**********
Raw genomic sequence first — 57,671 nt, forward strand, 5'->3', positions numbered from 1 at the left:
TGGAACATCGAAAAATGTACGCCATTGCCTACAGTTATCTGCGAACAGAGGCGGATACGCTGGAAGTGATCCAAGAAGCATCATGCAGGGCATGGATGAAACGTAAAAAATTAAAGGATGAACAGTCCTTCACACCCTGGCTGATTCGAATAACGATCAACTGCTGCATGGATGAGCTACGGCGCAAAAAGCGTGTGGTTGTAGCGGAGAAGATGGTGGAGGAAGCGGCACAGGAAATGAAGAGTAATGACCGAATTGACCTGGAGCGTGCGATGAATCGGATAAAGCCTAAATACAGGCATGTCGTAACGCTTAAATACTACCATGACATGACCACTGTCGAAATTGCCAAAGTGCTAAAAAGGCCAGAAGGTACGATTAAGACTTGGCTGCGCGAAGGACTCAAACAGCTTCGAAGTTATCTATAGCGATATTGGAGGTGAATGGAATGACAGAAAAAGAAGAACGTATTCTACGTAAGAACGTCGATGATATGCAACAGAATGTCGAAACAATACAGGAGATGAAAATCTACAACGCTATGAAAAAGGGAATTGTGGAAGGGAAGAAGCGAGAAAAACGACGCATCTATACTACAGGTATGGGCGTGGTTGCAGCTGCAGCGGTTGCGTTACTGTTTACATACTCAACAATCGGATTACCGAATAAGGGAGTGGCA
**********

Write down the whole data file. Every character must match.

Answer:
Raw genomic sequence first — 57,671 nt, forward strand, 5'->3', positions numbered from 1 at the left:
TGGAACATCGAAAAATGTACGCCATTGCCTACAGTTATCTGCGAACAGAGGCGGATACGCTGGAAGTGATCCAAGAAGCATCATGCAGGGCATGGATGAAACGTAAAAAATTAAAGGATGAACAGTCCTTCACACCCTGGCTGATTCGAATAACGATCAACTGCTGCATGGATGAGCTACGGCGCAAAAAGCGTGTGGTTGTAGCGGAGAAGATGGTGGAGGAAGCGGCACAGGAAATGAAGAGTAATGACCGAATTGACCTGGAGCGTGCGATGAATCGGATAAAGCCTAAATACAGGCATGTCGTAACGCTTAAATACTACCATGACATGACCACTGTCGAAATTGCCAAAGTGCTAAAAAGGCCAGAAGGTACGATTAAGACTTGGCTGCGCGAAGGACTCAAACAGCTTCGAAGTTATCTATAGCGATATTGGAGGTGAATGGAATGACAGAAAAAGAAGAACGTATTCTACGTAAGAACGTCGATGATATGCAACAGAATGTCGAAACAATACAGGAGATGAAAATCTACAACGCTATGAAAAAGGGAATTGTGGAAGGGAAGAAGCGAGAAAAACGACGCATCTATACTACAGGTATGGGCGTGGTTGCAGCTGCAGCGGTTGCGTTACTGTTTACATACTCAACAATCGGATTACCGAATAAGGGAGTGGCA